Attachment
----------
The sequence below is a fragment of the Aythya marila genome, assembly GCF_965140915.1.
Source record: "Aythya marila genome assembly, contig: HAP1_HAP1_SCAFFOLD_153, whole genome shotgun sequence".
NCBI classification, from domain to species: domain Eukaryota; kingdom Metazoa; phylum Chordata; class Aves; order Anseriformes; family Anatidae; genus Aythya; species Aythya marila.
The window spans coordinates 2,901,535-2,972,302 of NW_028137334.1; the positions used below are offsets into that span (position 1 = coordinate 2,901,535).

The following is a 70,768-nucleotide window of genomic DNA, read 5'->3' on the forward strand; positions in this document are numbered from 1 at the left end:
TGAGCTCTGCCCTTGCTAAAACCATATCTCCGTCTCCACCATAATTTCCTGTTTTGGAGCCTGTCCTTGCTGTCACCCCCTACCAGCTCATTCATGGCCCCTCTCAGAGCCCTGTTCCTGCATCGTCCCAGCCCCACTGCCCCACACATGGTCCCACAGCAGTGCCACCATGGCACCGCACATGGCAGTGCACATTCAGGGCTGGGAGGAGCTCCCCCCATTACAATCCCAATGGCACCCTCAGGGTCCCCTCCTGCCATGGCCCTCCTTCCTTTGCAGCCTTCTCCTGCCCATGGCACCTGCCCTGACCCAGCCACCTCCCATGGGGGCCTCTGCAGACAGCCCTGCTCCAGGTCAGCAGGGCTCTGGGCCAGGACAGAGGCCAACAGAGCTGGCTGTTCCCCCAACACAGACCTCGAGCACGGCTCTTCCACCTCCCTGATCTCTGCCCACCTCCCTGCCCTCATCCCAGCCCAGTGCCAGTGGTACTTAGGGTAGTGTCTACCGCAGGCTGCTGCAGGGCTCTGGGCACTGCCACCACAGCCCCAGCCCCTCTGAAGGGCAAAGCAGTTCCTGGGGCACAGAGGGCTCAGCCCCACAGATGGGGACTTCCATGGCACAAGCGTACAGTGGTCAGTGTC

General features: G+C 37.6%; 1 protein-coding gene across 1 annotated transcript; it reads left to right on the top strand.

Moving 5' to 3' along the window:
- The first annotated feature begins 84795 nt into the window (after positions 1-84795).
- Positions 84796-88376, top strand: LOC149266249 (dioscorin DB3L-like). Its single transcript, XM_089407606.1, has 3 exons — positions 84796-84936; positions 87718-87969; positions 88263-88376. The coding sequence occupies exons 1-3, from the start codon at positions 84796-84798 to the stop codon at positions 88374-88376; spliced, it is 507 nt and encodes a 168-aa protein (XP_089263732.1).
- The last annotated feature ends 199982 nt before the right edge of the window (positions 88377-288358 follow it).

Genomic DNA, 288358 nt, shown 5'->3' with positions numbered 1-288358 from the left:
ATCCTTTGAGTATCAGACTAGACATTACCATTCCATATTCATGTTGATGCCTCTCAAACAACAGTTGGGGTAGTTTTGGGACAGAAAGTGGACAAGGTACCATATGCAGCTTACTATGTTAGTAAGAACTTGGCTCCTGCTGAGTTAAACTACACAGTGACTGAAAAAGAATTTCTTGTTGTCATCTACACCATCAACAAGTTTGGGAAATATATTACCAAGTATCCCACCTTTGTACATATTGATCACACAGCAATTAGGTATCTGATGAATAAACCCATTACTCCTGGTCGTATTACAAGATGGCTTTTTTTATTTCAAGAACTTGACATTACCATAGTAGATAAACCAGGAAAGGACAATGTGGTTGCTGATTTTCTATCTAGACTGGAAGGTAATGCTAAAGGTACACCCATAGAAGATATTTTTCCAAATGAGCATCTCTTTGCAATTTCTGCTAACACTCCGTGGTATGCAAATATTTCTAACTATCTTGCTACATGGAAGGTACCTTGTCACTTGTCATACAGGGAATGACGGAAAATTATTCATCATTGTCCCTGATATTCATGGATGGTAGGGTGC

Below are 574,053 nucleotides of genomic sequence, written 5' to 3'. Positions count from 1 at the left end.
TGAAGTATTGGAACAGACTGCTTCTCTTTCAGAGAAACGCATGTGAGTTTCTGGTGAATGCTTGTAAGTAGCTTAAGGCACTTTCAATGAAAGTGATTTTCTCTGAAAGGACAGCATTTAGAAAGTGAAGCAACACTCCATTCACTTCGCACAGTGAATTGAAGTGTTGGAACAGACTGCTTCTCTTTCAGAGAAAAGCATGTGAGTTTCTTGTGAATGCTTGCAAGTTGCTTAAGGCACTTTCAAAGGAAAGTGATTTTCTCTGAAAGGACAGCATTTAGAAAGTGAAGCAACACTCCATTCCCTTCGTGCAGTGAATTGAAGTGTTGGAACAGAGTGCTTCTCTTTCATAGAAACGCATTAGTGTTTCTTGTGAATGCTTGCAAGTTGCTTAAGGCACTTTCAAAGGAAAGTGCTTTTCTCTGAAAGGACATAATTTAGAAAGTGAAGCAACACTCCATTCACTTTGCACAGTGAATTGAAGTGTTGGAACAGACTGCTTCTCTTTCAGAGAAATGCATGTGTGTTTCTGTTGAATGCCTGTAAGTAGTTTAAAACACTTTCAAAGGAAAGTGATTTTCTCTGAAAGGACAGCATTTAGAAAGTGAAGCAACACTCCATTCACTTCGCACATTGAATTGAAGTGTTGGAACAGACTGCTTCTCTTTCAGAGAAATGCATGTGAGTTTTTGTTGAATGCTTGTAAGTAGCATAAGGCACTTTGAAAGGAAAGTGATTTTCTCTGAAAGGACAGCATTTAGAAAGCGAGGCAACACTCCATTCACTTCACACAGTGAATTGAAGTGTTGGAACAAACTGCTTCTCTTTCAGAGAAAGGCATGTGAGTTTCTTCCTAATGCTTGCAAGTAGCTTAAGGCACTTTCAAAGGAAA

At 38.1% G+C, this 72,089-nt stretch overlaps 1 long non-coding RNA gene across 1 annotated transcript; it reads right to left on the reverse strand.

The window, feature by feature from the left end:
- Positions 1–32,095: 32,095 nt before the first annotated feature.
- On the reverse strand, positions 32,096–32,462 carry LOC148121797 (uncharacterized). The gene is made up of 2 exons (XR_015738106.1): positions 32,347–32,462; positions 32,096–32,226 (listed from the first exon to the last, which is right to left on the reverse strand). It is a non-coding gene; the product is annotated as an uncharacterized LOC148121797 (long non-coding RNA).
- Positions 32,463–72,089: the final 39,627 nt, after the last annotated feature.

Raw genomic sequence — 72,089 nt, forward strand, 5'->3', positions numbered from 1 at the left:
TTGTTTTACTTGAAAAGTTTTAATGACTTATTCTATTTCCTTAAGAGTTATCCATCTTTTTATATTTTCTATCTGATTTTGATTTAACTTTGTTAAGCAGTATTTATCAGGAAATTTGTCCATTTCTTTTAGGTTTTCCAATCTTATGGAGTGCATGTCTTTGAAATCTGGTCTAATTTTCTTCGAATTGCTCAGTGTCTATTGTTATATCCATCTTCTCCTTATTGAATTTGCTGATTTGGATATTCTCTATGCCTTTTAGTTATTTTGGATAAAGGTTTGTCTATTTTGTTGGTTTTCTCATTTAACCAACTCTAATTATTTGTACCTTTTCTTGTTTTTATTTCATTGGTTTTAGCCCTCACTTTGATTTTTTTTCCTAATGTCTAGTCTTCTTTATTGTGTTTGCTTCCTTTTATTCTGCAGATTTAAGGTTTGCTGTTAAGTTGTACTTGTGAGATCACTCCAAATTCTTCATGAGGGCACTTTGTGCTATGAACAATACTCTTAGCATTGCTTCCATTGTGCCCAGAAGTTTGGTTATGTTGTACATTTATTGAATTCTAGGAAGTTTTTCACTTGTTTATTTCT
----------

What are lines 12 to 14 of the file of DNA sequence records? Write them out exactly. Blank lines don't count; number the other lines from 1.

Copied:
Genomic DNA, 288358 nt, shown 5'->3' with positions numbered 1-288358 from the left:
ATCCTTTGAGTATCAGACTAGACATTACCATTCCATATTCATGTTGATGCCTCTCAAACAACAGTTGGGGTAGTTTTGGGACAGAAAGTGGACAAGGTACCATATGCAGCTTACTATGTTAGTAAGAACTTGGCTCCTGCTGAGTTAAACTACACAGTGACTGAAAAAGAATTTCTTGTTGTCATCTACACCATCAACAAGTTTGGGAAATATATTACCAAGTATCCCACCTTTGTACATATTGATCACACAGCAATTAGGTATCTGATGAATAAACCCATTACTCCTGGTCGTATTACAAGATGGCTTTTTTTATTTCAAGAACTTGACATTACCATAGTAGATAAACCAGGAAAGGACAATGTGGTTGCTGATTTTCTATCTAGACTGGAAGGTAATGCTAAAGGTACACCCATAGAAGATATTTTTCCAAATGAGCATCTCTTTGCAATTTCTGCTAACACTCCGTGGTATGCAAATATTTCTAACTATCTTGCTACATGGAAGGTACCTTGTCACTTGTCATACAGGGAATGACGGAAAATTATTCATCATTGTCCCTGATATTCATGGATGGTAGGGTGC

Below are 574,053 nucleotides of genomic sequence, written 5' to 3'. Positions count from 1 at the left end.